Plovdiv municipality has been awarded 740 000 euro by the Financial Mechanism of the European Economic Area to digitise close to 50 000 sites and items of the heritage of the city, the municipality said on March 10.
Plovdiv – chosen last year as the Bulgarian city to be European Capital of Culture in 2019 – will create an electronic database of monuments, archaeological sites, books, sculptures, clothing and various other artifacts.
All this will contribute to the conservation and revitalisation of cultural heritage and promoting diversity in culture and the arts, as well as preserving it for future generations, the municipality said.
It will ensure broad public accessibility and cultural dialogue to highlight the European identity and promote cultural diversity, the statement said.
The digitisation will be carried out at two centres and four digital mobile stations, and through a unique ethnographic expedition.
The project is for a period of 13 months and will be implemented in partnership between the Municipality of Plovdiv, the Ivan Vazov National Library, the Regional History Museum in Plovdiv, the Regional Historical Museum, Regional Archaeological Museum, the “Old Town” Municipal Institute and the City Art Gallery of Plovdiv.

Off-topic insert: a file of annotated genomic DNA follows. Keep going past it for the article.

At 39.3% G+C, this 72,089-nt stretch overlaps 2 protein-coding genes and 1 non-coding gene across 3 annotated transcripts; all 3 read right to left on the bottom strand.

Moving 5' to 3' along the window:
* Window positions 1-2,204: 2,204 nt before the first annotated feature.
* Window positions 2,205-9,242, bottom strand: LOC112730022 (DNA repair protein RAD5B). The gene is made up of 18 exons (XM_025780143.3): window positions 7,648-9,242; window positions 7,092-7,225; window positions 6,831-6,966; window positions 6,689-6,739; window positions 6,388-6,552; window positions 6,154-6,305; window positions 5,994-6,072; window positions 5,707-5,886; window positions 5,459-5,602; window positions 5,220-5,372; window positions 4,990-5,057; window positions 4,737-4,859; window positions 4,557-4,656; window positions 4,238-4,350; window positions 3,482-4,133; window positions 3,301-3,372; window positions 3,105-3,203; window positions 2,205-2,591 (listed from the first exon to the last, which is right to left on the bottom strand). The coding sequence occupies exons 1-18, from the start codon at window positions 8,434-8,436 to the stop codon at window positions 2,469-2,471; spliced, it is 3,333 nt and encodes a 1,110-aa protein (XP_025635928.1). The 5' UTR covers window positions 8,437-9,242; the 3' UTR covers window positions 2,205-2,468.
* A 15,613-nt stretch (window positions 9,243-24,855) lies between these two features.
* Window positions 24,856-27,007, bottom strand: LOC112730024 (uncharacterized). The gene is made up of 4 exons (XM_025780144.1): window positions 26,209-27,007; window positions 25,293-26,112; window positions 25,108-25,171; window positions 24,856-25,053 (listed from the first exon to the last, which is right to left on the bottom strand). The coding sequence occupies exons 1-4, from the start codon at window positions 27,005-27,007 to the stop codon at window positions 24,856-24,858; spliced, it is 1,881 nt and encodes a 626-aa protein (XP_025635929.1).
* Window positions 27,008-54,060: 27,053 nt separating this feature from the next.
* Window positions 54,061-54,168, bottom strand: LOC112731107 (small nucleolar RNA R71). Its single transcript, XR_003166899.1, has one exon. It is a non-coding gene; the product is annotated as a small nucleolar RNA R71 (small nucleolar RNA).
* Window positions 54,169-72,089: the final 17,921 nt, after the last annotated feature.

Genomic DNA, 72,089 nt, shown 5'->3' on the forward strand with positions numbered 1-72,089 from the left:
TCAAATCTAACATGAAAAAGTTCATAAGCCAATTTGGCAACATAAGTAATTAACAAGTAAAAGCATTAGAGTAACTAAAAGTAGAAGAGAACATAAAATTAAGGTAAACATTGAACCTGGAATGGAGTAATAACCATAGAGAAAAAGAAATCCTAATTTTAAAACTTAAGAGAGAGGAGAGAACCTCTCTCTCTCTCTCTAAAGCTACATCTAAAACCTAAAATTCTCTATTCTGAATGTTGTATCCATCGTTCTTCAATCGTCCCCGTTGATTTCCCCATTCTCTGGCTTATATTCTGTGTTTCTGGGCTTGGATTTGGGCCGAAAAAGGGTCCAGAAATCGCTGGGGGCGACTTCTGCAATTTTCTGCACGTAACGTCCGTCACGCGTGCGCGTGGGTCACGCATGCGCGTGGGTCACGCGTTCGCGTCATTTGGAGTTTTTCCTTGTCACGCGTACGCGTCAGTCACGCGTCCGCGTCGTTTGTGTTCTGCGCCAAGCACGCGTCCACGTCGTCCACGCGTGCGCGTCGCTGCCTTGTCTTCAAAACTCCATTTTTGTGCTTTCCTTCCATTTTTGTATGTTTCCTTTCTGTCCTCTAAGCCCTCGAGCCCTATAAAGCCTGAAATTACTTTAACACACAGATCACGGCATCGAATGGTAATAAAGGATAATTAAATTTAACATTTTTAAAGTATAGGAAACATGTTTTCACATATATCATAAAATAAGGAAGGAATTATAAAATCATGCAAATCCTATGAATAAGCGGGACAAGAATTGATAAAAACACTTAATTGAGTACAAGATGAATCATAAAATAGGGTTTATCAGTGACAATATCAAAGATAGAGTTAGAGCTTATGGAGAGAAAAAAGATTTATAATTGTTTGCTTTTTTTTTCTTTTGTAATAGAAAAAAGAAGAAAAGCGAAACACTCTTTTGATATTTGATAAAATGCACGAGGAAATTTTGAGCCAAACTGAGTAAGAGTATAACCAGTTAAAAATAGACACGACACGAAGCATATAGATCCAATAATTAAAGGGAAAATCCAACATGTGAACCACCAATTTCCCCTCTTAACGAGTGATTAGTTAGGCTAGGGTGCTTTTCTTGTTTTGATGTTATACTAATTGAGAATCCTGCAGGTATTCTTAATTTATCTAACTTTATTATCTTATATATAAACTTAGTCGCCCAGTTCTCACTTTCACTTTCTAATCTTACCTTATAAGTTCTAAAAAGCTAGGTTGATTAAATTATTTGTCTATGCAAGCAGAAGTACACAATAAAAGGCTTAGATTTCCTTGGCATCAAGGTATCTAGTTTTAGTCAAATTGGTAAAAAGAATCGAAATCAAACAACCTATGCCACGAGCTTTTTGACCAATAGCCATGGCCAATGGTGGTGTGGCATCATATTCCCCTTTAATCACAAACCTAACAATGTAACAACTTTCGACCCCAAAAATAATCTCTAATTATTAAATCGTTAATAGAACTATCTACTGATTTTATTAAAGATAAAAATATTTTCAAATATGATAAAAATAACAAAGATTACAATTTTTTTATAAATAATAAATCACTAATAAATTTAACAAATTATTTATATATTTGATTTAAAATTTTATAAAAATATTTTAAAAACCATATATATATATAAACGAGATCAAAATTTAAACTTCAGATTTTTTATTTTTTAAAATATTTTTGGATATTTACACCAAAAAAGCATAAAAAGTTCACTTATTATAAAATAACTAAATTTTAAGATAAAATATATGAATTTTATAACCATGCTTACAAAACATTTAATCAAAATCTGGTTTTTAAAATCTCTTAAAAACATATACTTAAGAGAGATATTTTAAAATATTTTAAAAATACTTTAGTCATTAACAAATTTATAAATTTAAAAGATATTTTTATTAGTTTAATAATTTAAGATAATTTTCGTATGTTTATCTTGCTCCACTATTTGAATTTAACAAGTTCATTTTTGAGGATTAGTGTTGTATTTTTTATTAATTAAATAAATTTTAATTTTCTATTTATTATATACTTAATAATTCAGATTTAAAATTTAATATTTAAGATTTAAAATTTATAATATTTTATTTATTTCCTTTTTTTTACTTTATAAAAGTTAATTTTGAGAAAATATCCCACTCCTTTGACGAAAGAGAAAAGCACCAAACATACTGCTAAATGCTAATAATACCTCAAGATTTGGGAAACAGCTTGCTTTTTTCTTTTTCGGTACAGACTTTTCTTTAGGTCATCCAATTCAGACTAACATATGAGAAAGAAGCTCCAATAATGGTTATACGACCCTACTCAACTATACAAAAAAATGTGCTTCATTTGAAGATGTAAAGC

The statement said that a staff of 14 experts would be appointed for the project. The target groups defined in the proposal are researchers, students, scientists and museum; cultural and scientific institutions in Plovdiv; people interested in cultural heritage; and long-term unemployed young people will be trained to carry out digitization.
As required by the financing body, 10 per cent of them will be Roma people.
The project will also be directed to the citizens of Plovdiv to become better acquainted with its cultural history, the statement said.
This is the first time that digitisation of movable and immovable cultural heritage on this scale is being undertaken in Plovdiv.
The project is part of the strategy of the Municipality of Plovdiv towards the city’s development as a leading destination for cultural, historical and event tourism, the statement said.
The same financial mechanism financed the first phase of the reconstruction of the Roman Stadium, which was opened to the public in 2012.